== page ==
Nine holes, 789 yards
One sitting idly in one of the clubhouse rocking chairs on the patio enjoys the marvelous spectacle of a lively golf community having fun. Families, friends and groups are scattered about the Thistle Dhu putting course, making their leisurely way through the slopes and hills. Golfers walk to and fro shouldering their bags or zipping around in carts, starting or ending their rounds, or perhaps getting in some extra practice for the next go. Those in white are over off to the side engaged in their Cricket ways.
And now there’s the Cradle, a nine hole par 3 course where all you need is a few clubs and a putter to walk the hillside and engage with a lot of fun and an occasional stubborn green or two. At the top of the ridge, there’s the drink cart fixture called the Pinecone, to get a beverage or two, confirming the casualness. Adirondack chairs are lined up on the ridge as well, for either observers or those who feel like stopping for a little bit before heading on. Music gently plays, from some where. It’s a terrific display of how communal golf can be. A large sigh, then a smile and laugh.
The Cradle helped tie this together for the Pinehurst resort. This is some where groups can congregate together for some fun, instead of the foursomes needed for the courses. The holes, though short, are to wildly heaving greens that are unapologetic in how they thrash your ball about. While I found them a lot of fun, I’m not sure how kids or neophytes to the game would find them, and whether the fun would start fading away as they wondered how to even get their ball close to the pin and groups behind them started to pile up. Yet if the holes were pushovers, that could defeat the purpose the other way, and the round could be found to be bland. As it stands, the holes are full of interest and yes, the strategy I began sharpening at Pinehurst 3 applied in large swaths. There is a lot to learn and the course is meant to remain just as engaging the first time as it is the fiftieth. Don’t expect the pars to come easy. At the same time, don’t care or even keep score. Have fun with it. That’s what this place is here for. That’s why we all play.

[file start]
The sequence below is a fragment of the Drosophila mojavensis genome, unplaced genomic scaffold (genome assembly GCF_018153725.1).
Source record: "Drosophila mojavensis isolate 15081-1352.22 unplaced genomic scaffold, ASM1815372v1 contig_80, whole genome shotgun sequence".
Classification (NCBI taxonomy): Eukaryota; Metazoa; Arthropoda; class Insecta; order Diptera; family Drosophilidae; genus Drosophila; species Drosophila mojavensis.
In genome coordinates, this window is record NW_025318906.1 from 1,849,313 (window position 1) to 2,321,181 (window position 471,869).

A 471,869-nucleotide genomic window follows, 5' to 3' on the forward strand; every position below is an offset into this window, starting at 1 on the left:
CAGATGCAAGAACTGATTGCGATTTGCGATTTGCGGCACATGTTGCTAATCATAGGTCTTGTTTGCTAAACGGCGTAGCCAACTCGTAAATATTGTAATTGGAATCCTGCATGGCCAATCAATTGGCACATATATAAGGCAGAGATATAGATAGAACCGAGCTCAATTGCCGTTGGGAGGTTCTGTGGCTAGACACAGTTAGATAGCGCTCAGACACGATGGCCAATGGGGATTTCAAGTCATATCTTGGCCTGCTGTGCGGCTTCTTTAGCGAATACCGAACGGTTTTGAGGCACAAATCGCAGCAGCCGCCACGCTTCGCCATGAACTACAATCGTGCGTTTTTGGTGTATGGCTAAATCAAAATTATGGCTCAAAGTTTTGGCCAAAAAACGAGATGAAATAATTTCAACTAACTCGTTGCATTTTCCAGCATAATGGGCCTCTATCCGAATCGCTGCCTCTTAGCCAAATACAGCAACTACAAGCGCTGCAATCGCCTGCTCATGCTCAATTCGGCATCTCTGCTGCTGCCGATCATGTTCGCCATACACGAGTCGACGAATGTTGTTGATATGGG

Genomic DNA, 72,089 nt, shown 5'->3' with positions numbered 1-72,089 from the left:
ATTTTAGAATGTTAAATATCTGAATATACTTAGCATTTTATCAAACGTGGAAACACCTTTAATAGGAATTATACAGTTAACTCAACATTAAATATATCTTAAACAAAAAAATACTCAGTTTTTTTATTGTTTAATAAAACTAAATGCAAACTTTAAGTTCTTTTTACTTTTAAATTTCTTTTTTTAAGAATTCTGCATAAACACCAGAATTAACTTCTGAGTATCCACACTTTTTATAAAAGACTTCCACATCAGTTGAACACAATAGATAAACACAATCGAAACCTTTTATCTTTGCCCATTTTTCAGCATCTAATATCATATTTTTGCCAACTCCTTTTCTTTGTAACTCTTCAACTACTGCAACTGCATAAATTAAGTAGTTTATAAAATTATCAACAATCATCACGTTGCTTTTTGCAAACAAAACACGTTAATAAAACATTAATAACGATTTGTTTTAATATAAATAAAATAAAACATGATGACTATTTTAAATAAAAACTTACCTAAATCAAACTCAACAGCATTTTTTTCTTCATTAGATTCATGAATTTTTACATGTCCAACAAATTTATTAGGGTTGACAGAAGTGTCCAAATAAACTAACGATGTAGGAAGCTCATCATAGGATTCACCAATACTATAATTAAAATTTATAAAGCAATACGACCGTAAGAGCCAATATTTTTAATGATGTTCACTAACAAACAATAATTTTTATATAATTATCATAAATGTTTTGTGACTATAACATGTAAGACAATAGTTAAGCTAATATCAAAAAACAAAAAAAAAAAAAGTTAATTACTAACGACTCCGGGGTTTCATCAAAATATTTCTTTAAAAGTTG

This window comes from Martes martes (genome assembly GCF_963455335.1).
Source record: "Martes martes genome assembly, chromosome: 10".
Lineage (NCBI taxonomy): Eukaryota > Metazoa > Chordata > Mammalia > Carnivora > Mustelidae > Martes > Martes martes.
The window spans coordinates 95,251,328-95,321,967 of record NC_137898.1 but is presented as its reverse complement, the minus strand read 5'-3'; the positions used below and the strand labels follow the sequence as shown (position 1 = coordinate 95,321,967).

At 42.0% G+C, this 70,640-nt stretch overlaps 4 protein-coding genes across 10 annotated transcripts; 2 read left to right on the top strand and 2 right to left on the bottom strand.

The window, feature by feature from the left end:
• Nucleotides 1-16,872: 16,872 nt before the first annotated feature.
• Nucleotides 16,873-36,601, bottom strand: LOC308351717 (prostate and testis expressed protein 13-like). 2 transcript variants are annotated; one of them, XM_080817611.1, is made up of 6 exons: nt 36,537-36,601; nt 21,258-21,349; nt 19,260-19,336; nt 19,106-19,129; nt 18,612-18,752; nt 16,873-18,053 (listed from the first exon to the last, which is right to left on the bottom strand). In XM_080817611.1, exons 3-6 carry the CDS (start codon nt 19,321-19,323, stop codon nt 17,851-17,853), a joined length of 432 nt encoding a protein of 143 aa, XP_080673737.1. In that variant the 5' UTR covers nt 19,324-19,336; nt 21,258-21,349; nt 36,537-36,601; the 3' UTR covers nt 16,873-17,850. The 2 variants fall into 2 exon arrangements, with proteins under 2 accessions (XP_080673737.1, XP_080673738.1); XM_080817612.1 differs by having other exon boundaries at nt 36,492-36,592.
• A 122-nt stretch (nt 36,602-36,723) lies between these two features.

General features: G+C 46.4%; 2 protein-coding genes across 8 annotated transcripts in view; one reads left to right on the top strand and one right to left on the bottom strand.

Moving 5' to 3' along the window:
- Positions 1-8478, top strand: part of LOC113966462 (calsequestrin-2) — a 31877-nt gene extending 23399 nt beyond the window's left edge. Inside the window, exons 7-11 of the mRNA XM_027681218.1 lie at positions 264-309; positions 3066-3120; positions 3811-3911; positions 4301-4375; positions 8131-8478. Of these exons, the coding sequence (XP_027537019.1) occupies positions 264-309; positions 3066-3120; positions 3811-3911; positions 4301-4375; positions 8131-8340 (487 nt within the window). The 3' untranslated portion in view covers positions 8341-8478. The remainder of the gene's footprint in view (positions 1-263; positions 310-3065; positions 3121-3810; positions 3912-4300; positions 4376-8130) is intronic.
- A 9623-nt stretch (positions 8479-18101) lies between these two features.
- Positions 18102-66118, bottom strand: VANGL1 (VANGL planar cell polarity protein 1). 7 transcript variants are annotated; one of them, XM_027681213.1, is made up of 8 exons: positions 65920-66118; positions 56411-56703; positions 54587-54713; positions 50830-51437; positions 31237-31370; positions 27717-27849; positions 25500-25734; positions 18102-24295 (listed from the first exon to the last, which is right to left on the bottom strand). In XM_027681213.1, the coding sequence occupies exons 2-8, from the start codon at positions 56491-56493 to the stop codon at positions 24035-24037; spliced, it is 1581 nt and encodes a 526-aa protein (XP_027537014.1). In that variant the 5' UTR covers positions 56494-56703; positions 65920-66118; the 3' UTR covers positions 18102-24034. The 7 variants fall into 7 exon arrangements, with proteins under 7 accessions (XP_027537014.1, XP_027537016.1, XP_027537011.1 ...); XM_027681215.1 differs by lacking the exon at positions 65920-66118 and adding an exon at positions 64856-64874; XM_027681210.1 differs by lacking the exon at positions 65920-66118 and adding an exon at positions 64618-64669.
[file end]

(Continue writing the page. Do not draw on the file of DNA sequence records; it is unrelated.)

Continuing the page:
This review is a bit different because, quite honestly, I started on the Third and the holes come pretty quickly, so it was tough to take photos, play and have a good time all at once. It was the first time playing for all of us, so we also were trying to play the next hole correctly and at some point, we realized we had started playing in an incorrect order. That’s kind of the nature of the beast of the place. You stroll around with these interesting greens staring at you from every where and you put a tee in the ground. Lost in conversation, you forget what hole you’re on or how many you have to go. I was keen on trying for an ace, to hell with what consequences arose from attacking the pin directly. At any rate, the photos are of the holes in the proper order and I included a bit of description for each. Mostly, bear in mind the terrain moves towards the road.
The Cradle is a great experience. A casual romp where friends and strangers alike can engage in intriguingly strategic golf without getting too down on oneself, mainly because the greens are indeed pretty tough yet more importantly, if there ever was a place to realize golf is much much than a number on a card, it is here.
Speaking of score cards:
The First, 113 yards. Heading out from the starter shack to Beulah Hill Road, scrub and scraf are off to the right while mounds and movement are to the left. Punch it roll on or get it on the air, the hole sets the tone by asking for finesse and minding the tumultuous terrain.